7. Hey there! Just wanted to update. I’ve been using this recipe since July, and have loved it up until the last couple of weeks. I wanted to run this by you and your followers and see if anyone has had the same problem/can offer a solution.

    I made my first batch in July and commented above. I loved it for a couple of months – up until last week, actually, when something strange started to happen. When I wore the deodorant, toward the end of the day I noticed huge “salty sweat rings” under my arms on my clothing (if that makes sense). Now, I will say that two of the times I noticed it, it was with bright clothing (one red shirt, one bright blue shirt), and the last time was yesterday and I was wearing a pastel striped shirt.

    The first time it happened, I just thought perhaps the deodorant was reacting with the dye in the shirt (it was a new work shirt), but then it washed out… and it’s washed out each time. The problem is, I’m a 4th grade teacher and am on my feet (and sometimes sweating) a lot. I can’t have my pits looking like huge salty sweat rings. I was so bummed when this happened because I thought that FINALLY I had found an all-natural deodorant that ACTUALLY worked for my sweaty self.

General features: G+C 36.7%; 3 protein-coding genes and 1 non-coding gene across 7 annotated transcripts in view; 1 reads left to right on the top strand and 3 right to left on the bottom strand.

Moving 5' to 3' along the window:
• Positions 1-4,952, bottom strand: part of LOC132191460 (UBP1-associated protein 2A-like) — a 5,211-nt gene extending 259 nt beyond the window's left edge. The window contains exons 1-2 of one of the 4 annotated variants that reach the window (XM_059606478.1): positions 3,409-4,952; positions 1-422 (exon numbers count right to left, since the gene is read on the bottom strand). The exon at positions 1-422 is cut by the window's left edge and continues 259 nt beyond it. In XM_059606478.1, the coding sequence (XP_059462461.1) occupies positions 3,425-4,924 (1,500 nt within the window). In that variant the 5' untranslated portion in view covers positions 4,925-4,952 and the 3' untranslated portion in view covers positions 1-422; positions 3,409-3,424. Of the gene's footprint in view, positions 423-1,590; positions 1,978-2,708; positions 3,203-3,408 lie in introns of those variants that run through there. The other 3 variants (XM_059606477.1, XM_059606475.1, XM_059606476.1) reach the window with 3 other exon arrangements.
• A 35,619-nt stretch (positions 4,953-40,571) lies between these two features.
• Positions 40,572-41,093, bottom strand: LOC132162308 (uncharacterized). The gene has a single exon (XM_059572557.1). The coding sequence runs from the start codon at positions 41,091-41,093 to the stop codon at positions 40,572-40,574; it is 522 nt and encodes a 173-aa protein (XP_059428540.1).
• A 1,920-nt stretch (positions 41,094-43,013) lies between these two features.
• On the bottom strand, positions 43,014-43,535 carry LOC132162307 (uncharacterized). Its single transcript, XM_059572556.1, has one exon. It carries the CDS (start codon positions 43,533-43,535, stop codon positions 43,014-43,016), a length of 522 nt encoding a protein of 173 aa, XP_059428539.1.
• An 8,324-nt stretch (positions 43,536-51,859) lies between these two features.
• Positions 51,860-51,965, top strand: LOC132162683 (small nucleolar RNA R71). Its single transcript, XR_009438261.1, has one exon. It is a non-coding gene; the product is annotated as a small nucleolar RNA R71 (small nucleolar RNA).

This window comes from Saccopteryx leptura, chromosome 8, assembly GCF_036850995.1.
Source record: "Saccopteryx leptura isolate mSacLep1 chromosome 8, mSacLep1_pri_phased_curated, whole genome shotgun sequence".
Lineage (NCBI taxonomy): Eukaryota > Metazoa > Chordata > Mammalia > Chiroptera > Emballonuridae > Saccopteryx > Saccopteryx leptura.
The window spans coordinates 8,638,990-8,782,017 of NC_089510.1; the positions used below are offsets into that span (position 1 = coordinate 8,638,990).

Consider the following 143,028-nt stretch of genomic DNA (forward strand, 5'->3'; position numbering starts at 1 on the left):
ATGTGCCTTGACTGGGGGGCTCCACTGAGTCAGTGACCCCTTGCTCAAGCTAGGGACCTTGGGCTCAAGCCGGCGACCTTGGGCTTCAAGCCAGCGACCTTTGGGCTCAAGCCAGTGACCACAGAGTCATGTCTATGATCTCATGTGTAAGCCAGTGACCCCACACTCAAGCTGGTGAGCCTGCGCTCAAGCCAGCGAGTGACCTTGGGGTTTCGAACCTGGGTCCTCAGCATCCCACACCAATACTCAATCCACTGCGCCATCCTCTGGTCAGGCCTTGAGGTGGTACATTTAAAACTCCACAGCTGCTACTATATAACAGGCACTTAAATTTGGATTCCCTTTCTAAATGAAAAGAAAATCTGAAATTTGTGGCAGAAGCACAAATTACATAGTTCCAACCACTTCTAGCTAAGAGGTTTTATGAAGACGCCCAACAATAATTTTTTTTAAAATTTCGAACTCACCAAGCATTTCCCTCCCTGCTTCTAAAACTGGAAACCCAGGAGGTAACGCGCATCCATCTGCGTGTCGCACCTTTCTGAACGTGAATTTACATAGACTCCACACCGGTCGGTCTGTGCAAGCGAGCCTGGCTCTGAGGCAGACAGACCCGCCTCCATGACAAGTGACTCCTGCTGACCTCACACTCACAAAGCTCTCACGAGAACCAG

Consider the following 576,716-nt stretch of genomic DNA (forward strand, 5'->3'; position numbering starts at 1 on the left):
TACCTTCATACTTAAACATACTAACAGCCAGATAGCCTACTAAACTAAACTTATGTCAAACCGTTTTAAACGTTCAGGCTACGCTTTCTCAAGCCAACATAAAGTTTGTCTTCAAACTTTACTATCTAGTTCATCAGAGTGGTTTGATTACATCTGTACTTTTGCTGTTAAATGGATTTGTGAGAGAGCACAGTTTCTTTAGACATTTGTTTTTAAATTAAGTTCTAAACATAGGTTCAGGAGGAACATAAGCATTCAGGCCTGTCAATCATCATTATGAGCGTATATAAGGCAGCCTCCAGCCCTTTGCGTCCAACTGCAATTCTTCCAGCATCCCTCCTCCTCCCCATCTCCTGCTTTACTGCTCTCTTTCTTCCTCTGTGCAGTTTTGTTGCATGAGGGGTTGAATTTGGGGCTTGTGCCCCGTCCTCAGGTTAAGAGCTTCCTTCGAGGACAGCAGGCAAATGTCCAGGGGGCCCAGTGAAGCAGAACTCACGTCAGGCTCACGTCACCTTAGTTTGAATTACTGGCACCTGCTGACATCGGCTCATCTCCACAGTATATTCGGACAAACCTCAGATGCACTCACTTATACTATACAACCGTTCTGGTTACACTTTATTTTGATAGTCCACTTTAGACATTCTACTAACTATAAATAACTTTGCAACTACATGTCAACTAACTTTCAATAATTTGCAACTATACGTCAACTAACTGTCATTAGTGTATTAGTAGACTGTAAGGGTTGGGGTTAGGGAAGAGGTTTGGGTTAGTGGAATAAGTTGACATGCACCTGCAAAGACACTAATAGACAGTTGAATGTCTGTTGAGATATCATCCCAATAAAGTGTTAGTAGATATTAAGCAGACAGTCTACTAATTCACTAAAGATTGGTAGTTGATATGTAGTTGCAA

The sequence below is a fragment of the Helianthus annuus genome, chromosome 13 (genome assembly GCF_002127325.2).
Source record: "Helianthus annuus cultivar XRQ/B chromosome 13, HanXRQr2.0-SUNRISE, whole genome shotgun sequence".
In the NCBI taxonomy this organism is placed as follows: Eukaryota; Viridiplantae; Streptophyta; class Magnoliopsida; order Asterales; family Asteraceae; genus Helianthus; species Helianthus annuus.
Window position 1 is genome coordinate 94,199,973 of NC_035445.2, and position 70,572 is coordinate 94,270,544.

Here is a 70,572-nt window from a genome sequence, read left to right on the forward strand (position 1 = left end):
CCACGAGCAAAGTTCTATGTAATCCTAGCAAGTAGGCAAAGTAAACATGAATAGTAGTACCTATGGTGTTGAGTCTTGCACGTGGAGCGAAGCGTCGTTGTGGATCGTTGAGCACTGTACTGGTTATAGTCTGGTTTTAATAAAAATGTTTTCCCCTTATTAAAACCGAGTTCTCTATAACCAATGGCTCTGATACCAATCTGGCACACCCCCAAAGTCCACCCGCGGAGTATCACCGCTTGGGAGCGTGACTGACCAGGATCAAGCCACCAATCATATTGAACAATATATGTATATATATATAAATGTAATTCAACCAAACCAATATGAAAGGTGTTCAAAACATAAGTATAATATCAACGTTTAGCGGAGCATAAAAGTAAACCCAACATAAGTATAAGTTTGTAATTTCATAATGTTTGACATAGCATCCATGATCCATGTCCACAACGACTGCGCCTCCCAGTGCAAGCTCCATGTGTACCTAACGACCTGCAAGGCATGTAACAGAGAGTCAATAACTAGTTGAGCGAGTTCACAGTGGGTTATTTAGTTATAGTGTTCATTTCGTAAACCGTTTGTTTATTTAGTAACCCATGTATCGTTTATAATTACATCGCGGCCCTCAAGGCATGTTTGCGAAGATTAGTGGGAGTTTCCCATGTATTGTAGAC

Have you ever experienced this? Could it be that the batch was just “old”? Could it be that since it was the bottom of the jar (I had stored it in a glass baby food jar) it wasn’t mixed as well?

    Any help is appreciated! I definitely don’t want to go back to commercial deodorant, but I also don’t want to have ugly salt rings on my work clothes.

  8. Hi, Brenda. You would definitely need to add beeswax in order to put it into a stick, but I think this could be done, no problem. I’m not usre of the amount you would need. I need to make a new batch soon – perhaps I’ll experiment for us 😉

    And thank you for the compliment!